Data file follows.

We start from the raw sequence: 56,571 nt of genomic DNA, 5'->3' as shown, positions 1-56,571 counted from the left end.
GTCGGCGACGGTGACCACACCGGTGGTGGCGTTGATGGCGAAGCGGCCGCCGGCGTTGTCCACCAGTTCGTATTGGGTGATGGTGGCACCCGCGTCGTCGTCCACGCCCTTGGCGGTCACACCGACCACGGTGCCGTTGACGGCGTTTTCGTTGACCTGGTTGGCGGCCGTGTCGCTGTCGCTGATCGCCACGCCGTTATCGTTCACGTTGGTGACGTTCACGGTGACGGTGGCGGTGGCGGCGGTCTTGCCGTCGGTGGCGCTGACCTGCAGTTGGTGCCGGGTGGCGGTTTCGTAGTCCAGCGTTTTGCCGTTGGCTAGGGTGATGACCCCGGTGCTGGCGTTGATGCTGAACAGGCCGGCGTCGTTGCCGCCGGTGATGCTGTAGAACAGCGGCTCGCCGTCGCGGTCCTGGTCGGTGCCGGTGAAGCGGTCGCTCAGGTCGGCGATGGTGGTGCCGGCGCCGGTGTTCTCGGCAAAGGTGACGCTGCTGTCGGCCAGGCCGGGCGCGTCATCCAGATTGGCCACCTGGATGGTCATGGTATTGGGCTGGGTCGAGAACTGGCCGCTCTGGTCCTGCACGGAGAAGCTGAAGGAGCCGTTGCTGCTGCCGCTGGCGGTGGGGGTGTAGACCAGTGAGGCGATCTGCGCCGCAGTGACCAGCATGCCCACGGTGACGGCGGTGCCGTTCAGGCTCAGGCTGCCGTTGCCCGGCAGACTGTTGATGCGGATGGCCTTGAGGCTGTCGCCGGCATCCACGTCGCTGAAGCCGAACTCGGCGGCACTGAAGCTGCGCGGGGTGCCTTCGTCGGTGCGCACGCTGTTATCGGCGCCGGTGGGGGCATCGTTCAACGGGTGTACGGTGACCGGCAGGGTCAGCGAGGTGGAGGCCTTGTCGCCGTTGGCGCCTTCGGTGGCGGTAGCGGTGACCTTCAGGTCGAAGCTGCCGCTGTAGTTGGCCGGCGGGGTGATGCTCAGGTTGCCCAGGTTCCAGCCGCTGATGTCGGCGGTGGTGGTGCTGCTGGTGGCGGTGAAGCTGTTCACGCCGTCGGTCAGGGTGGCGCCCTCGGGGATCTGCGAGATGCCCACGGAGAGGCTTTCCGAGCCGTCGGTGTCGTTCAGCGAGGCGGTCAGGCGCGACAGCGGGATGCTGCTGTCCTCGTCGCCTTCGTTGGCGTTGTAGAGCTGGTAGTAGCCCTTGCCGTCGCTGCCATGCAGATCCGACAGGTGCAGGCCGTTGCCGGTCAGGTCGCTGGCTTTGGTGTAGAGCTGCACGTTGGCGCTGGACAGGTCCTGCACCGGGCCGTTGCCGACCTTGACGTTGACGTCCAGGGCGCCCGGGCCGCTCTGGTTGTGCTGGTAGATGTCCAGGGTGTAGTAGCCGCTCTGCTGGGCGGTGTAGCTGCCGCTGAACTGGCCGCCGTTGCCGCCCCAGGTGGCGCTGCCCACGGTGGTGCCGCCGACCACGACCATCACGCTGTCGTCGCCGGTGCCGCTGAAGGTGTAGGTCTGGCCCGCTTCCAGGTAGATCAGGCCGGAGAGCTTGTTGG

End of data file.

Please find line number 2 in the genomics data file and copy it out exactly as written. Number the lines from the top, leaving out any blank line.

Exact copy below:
GTCGGCGACGGTGACCACACCGGTGGTGGCGTTGATGGCGAAGCGGCCGCCGGCGTTGTCCACCAGTTCGTATTGGGTGATGGTGGCACCCGCGTCGTCGTCCACGCCCTTGGCGGTCACACCGACCACGGTGCCGTTGACGGCGTTTTCGTTGACCTGGTTGGCGGCCGTGTCGCTGTCGCTGATCGCCACGCCGTTATCGTTCACGTTGGTGACGTTCACGGTGACGGTGGCGGTGGCGGCGGTCTTGCCGTCGGTGGCGCTGACCTGCAGTTGGTGCCGGGTGGCGGTTTCGTAGTCCAGCGTTTTGCCGTTGGCTAGGGTGATGACCCCGGTGCTGGCGTTGATGCTGAACAGGCCGGCGTCGTTGCCGCCGGTGATGCTGTAGAACAGCGGCTCGCCGTCGCGGTCCTGGTCGGTGCCGGTGAAGCGGTCGCTCAGGTCGGCGATGGTGGTGCCGGCGCCGGTGTTCTCGGCAAAGGTGACGCTGCTGTCGGCCAGGCCGGGCGCGTCATCCAGATTGGCCACCTGGATGGTCATGGTATTGGGCTGGGTCGAGAACTGGCCGCTCTGGTCCTGCACGGAGAAGCTGAAGGAGCCGTTGCTGCTGCCGCTGGCGGTGGGGGTGTAGACCAGTGAGGCGATCTGCGCCGCAGTGACCAGCATGCCCACGGTGACGGCGGTGCCGTTCAGGCTCAGGCTGCCGTTGCCCGGCAGACTGTTGATGCGGATGGCCTTGAGGCTGTCGCCGGCATCCACGTCGCTGAAGCCGAACTCGGCGGCACTGAAGCTGCGCGGGGTGCCTTCGTCGGTGCGCACGCTGTTATCGGCGCCGGTGGGGGCATCGTTCAACGGGTGTACGGTGACCGGCAGGGTCAGCGAGGTGGAGGCCTTGTCGCCGTTGGCGCCTTCGGTGGCGGTAGCGGTGACCTTCAGGTCGAAGCTGCCGCTGTAGTTGGCCGGCGGGGTGATGCTCAGGTTGCCCAGGTTCCAGCCGCTGATGTCGGCGGTGGTGGTGCTGCTGGTGGCGGTGAAGCTGTTCACGCCGTCGGTCAGGGTGGCGCCCTCGGGGATCTGCGAGATGCCCACGGAGAGGCTTTCCGAGCCGTCGGTGTCGTTCAGCGAGGCGGTCAGGCGCGACAGCGGGATGCTGCTGTCCTCGTCGCCTTCGTTGGCGTTGTAGAGCTGGTAGTAGCCCTTGCCGTCGCTGCCATGCAGATCCGACAGGTGCAGGCCGTTGCCGGTCAGGTCGCTGGCTTTGGTGTAGAGCTGCACGTTGGCGCTGGACAGGTCCTGCACCGGGCCGTTGCCGACCTTGACGTTGACGTCCAGGGCGCCCGGGCCGCTCTGGTTGTGCTGGTAGATGTCCAGGGTGTAGTAGCCGCTCTGCTGGGCGGTGTAGCTGCCGCTGAACTGGCCGCCGTTGCCGCCCCAGGTGGCGCTGCCCACGGTGGTGCCGCCGACCACGACCATCACGCTGTCGTCGCCGGTGCCGCTGAAGGTGTAGGTCTGGCCCGCTTCCAGGTAGATCAGGCCGGAGAGCTTGTTGG